Vietnam War map

I Corps

Also known as “Eye Corps,” this encompasses the five northernmost provinces in South Vietnam, along with two major cities — Hue and Da Nang.

II Corps

The Central Highlands area in South Vietnam, consisting of 12 provinces, and the largest of the four corps in size.

III Corps

The densely-populated area between Saigon and the Highlands, with 90% of its industry, 7 million people (38% of the population) and the capital city.

IV Corps

The 16 southern provinces in the Mekong River Delta area, including the rich “rice bowl.”

Men and weapons in South Vietnam

US / Allied / South Viet / VC-NVA

men-and-weapons-in-south-vietnam-from-1968

Key for top Vietnam map

U.S. FORCES:
3rd Marine Division
1st Marine Division
1st Marine Air Wing
36th Tactical Fighter Wing America! Division
3rd Brigade of 4th Infantry Division
196th and 198th Light Infantry Brigades
11th Infantry Brigade
3rd Brigade of 1st Cavalry Division (Airmobile) also attached

SOUTH VIETNAM FORCES:
1st Division
51st Regiment
2nd Division

U.S. ALLIES:
ROK 2nd Marine Brigade

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ENEMY FORCES:
NVA 324th B Division
NVA 325th Division
Elements of NVA 341st Division
NVA 368th B Regiment
Two Rocket Artillery Battalions
NVA 2nd Division
NVA 3rd Division
NVA 3rd Division
NVA 1st Division
NVA 5th Division
VC 5th Division
VC 9th Division
VC 7th Division
Five VC Main-Force Battalions
Six VC Main-Force Battalions

U.S. FORCES:
Elements of 9th Infantry Division
Delta Helicopter Aviation Battalion
ISE Headquarters for Navy River Corps Patrol Boats, Seal Teams, Junk Forces; Army Special Forces

VIETNAM FORCES:
7th Division
9th Division
21st Division

U.S. FORCES:
1st Brigade of 4th Infantry Division
Elements of 2nd Brigade 4th Infantry Division
Elements of 173rd Airborne Brigade
Elements of 1st Cavalry Division (Airmobile)
2nd Brigade of 4th Infantry Division
Elements of 25th Infantry Division
Elements of 1st Cavalry Division (Airmobile)
1st Tactical Fighter Wing
1st Field Force Headquarters
5th Special Forces Group Headquarters
Army Engineer Command
12th Tactical Fighter Wing
483rd Troop Carrier Wing
35th Tactical Fighter Wing
Elements of 101st Airborne Division

SOUTH VIETNAM FORCES:
22nd Division
23rd Division

U.S. ALLIES:
ROK Capital Division
ROK White Horse Division
Royal Australian Air Force Squadron

U.S. FORCES:
1st Infantry Division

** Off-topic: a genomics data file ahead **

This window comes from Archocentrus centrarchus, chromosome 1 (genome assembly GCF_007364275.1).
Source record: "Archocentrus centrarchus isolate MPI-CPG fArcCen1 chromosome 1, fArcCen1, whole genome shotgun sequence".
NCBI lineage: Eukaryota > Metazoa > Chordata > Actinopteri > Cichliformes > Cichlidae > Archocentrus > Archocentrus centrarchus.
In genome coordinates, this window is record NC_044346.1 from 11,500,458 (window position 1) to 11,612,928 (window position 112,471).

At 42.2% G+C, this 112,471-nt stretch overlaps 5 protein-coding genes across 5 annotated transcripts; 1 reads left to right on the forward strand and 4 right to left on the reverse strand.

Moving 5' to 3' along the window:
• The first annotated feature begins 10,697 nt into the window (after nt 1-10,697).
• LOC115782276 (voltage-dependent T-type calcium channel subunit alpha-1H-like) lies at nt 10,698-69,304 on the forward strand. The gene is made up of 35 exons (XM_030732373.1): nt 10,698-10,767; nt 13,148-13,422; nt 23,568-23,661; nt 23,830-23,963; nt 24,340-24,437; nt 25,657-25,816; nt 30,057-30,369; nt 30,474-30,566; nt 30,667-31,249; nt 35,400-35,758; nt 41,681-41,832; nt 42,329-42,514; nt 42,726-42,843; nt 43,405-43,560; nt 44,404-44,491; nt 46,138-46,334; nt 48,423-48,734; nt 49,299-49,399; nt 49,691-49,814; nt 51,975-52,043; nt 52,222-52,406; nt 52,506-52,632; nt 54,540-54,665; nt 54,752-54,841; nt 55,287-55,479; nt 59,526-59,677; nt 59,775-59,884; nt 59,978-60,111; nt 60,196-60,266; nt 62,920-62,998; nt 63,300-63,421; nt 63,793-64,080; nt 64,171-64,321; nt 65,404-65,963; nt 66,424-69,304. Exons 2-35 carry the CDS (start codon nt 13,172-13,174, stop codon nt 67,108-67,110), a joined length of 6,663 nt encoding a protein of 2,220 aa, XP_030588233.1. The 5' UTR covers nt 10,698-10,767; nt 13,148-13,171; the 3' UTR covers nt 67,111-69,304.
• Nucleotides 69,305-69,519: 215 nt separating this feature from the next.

11th Armored Cavalry Regiment
3rd Tactical Fighter Wing
1st Brigade of 101st Airborne Division
199th Light Infantry Brigade
Elements of 9th Infantry Division
25th Infantry Division

SOUTH VIETNAM FORCES:
5th Division
18th Division
25th Division

U.S. ALLIES:
Royal Thai Queen’s Cobra Regiment
Republic of Philippines Contingent
2nd and 7th Battalions of Royal Australian Regiment, 1st Australian Task Force
New Zealand Artillery Battery


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About this story

Source publication: Newsweek

Source publication date: January 1, 1968

Filed under: 1960s, Drawings & illustrations, War

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9 Responses

    • Robert Bailey

      All over. It was the Military Assistance Command- Vietnam and I think reported to USARV US Army Republic Vietnam.

      Reply
      • John Gill

        Correct except MACV was the higher command. USARV was United States Army- Republic of Vietnam. General Westmoreland was stationed at USARV headquarters at Tan Son Nhut and in early 1967 moved to Long Bien about 20 miles up highway 1 to the north. I was stationed with USARV when we made the move. We transported the prisoners our forces captured from the field to the POW camps where MACV took over responsibility in an advisory capacity to see that the Geneva Convention agreement relating to prisoner treatment was adhered to by the South Vietnamese who had control of the camp. That war was a waste and the Gulf of Tonkin incident, which actually did happen, was very questionable because technically the capture was in international waters. This supposedly was the reason for the U.S. entering the war. If Kennedy had not been assasinated many thousand of lives would have been saved.

  1. Jim Szarek

    Not listed is the 1st Signal Brigade which was in many VN locations during the duration. I was radio teletype 1st Signal Brigade, Company A, 52nd Signal Battion in Can Tho and on the Island of Phu Quoc (which was under dispute between Cambodia and South Vietnam of who owned it) ’68 – ’69.

    Reply
  2. Ken Delfino

    I just want to add that the U.S. Navy also had a river patrol boat unit (TF-116) in I Corps in 1967-1970. Reference: http://www.tf116.org
    There was also at least one SEAL team from which members rescued LCOL Iceal Hambleton (Bat-21 story) in 1972. Two Medals of Honor earned by SEALs on I Corps missions.

    Reply
  3. Don Johnson

    Where can I get (purchase) a 1968 Vietnam war map with corps listed like above?

    Reply
  4. Donna Davis-Prusik

    How could a person who rotated out of a tour in 1967, be involved during the Tet of 1968? Can’t figure this out as my husband said his 1st tour was 1966-67, but he also fought during Tet. During the first part of that tour (66-67) he was a door gunner on Westmoreland’s chopper–wherever that was.

    Reply
  5. Tom Meleski

    Thanks for sharing this wonderful pictorial, and facts about Vietnam. I was stationed in the 19th Combat Engineers during 1966 to 1967. I am now retired, and a resident at the Illinois Veterans Home in Quincy, Illinois.

    Reply

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